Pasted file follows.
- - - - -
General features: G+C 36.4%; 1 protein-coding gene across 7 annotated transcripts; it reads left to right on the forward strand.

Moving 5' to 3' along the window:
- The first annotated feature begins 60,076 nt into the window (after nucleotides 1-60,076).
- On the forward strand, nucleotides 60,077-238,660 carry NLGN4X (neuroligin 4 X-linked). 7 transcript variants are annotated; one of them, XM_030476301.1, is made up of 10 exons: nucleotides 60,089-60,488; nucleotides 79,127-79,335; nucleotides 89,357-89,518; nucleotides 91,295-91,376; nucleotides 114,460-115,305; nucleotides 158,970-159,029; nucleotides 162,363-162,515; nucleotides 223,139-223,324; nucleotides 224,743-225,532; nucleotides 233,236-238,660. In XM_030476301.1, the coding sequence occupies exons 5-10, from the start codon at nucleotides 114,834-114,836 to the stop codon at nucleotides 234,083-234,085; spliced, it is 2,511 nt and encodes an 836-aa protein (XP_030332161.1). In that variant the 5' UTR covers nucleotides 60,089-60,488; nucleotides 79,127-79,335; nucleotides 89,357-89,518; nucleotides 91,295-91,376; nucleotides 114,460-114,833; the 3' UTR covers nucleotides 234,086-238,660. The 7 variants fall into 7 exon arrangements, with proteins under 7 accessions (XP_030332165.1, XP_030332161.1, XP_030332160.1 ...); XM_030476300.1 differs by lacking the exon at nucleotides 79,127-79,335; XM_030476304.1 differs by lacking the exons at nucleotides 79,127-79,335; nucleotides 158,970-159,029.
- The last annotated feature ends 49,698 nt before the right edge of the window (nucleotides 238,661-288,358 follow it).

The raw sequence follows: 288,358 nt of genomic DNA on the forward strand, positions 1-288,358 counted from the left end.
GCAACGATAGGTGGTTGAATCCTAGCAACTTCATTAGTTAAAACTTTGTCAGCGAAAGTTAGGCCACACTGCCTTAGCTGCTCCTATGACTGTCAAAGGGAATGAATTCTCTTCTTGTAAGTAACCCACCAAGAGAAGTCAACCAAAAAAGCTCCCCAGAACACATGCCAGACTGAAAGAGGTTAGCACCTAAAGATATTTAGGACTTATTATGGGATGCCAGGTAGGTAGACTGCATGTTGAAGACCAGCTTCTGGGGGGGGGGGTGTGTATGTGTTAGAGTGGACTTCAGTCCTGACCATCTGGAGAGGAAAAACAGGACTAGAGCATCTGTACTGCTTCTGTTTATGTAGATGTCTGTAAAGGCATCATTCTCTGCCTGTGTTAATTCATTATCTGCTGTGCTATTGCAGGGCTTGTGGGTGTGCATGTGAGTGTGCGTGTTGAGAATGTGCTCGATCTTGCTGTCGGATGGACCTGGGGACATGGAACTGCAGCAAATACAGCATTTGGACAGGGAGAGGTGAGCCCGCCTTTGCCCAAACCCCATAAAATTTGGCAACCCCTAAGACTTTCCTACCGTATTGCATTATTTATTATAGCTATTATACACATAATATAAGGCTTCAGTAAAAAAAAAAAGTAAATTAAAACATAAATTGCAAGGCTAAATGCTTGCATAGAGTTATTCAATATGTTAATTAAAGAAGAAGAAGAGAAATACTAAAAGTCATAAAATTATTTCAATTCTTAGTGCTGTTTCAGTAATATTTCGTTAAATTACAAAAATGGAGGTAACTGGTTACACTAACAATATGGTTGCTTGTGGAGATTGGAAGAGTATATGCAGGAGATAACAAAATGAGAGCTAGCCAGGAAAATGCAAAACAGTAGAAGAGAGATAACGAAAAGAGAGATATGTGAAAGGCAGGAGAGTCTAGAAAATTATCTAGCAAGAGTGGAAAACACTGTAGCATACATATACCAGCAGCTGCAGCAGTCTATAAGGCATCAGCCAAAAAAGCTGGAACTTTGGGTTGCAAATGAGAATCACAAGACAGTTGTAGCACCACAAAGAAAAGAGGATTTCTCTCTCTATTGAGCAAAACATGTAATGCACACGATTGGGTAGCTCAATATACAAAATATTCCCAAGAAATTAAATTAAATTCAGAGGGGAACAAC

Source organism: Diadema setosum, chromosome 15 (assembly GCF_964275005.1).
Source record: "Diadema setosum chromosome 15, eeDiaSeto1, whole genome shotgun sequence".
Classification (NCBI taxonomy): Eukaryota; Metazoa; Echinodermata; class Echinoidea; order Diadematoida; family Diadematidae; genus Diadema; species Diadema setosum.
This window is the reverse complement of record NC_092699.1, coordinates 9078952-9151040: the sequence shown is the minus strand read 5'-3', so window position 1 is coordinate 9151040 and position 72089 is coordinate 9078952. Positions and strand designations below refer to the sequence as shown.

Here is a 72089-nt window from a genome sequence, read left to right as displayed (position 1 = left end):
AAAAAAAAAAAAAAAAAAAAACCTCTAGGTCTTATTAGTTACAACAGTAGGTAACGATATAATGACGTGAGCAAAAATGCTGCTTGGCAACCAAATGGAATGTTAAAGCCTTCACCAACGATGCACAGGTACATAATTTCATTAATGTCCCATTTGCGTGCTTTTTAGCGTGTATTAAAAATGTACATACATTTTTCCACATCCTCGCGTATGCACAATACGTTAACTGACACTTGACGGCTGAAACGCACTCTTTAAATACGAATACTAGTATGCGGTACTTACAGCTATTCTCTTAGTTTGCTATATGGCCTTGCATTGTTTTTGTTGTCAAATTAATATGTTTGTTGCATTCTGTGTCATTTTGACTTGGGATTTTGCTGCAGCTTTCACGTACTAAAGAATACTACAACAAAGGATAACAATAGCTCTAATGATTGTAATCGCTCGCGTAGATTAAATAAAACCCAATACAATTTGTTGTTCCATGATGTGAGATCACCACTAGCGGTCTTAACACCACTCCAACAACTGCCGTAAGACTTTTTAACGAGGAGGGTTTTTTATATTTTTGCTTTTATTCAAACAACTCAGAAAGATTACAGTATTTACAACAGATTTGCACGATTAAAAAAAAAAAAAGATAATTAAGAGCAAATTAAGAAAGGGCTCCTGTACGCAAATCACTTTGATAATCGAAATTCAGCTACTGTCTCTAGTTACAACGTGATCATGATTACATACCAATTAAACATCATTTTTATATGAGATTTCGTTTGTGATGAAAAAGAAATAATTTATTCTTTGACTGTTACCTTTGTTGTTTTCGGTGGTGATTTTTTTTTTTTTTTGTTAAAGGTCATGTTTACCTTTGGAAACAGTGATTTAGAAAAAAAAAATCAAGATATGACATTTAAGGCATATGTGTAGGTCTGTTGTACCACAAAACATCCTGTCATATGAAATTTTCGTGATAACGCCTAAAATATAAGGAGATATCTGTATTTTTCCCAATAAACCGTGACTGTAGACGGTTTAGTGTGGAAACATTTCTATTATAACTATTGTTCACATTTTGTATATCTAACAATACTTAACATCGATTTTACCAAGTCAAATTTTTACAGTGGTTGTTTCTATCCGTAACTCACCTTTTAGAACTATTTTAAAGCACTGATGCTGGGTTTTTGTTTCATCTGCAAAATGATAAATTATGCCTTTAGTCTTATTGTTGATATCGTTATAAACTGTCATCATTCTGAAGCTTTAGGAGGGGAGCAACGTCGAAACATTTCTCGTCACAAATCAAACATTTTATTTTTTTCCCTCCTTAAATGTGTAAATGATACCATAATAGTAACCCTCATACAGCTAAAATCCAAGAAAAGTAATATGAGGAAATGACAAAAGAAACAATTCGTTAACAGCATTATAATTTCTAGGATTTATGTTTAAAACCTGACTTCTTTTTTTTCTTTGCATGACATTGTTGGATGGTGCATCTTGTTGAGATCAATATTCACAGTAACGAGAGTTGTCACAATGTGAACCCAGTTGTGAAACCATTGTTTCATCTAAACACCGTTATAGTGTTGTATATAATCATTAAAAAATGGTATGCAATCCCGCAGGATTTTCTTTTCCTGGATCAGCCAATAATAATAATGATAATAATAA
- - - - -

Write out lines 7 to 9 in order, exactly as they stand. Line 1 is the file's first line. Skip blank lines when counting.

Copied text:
GCAACGATAGGTGGTTGAATCCTAGCAACTTCATTAGTTAAAACTTTGTCAGCGAAAGTTAGGCCACACTGCCTTAGCTGCTCCTATGACTGTCAAAGGGAATGAATTCTCTTCTTGTAAGTAACCCACCAAGAGAAGTCAACCAAAAAAGCTCCCCAGAACACATGCCAGACTGAAAGAGGTTAGCACCTAAAGATATTTAGGACTTATTATGGGATGCCAGGTAGGTAGACTGCATGTTGAAGACCAGCTTCTGGGGGGGGGGGTGTGTATGTGTTAGAGTGGACTTCAGTCCTGACCATCTGGAGAGGAAAAACAGGACTAGAGCATCTGTACTGCTTCTGTTTATGTAGATGTCTGTAAAGGCATCATTCTCTGCCTGTGTTAATTCATTATCTGCTGTGCTATTGCAGGGCTTGTGGGTGTGCATGTGAGTGTGCGTGTTGAGAATGTGCTCGATCTTGCTGTCGGATGGACCTGGGGACATGGAACTGCAGCAAATACAGCATTTGGACAGGGAGAGGTGAGCCCGCCTTTGCCCAAACCCCATAAAATTTGGCAACCCCTAAGACTTTCCTACCGTATTGCATTATTTATTATAGCTATTATACACATAATATAAGGCTTCAGTAAAAAAAAAAAGTAAATTAAAACATAAATTGCAAGGCTAAATGCTTGCATAGAGTTATTCAATATGTTAATTAAAGAAGAAGAAGAGAAATACTAAAAGTCATAAAATTATTTCAATTCTTAGTGCTGTTTCAGTAATATTTCGTTAAATTACAAAAATGGAGGTAACTGGTTACACTAACAATATGGTTGCTTGTGGAGATTGGAAGAGTATATGCAGGAGATAACAAAATGAGAGCTAGCCAGGAAAATGCAAAACAGTAGAAGAGAGATAACGAAAAGAGAGATATGTGAAAGGCAGGAGAGTCTAGAAAATTATCTAGCAAGAGTGGAAAACACTGTAGCATACATATACCAGCAGCTGCAGCAGTCTATAAGGCATCAGCCAAAAAAGCTGGAACTTTGGGTTGCAAATGAGAATCACAAGACAGTTGTAGCACCACAAAGAAAAGAGGATTTCTCTCTCTATTGAGCAAAACATGTAATGCACACGATTGGGTAGCTCAATATACAAAATATTCCCAAGAAATTAAATTAAATTCAGAGGGGAACAAC

Source organism: Diadema setosum, chromosome 15 (assembly GCF_964275005.1).
Source record: "Diadema setosum chromosome 15, eeDiaSeto1, whole genome shotgun sequence".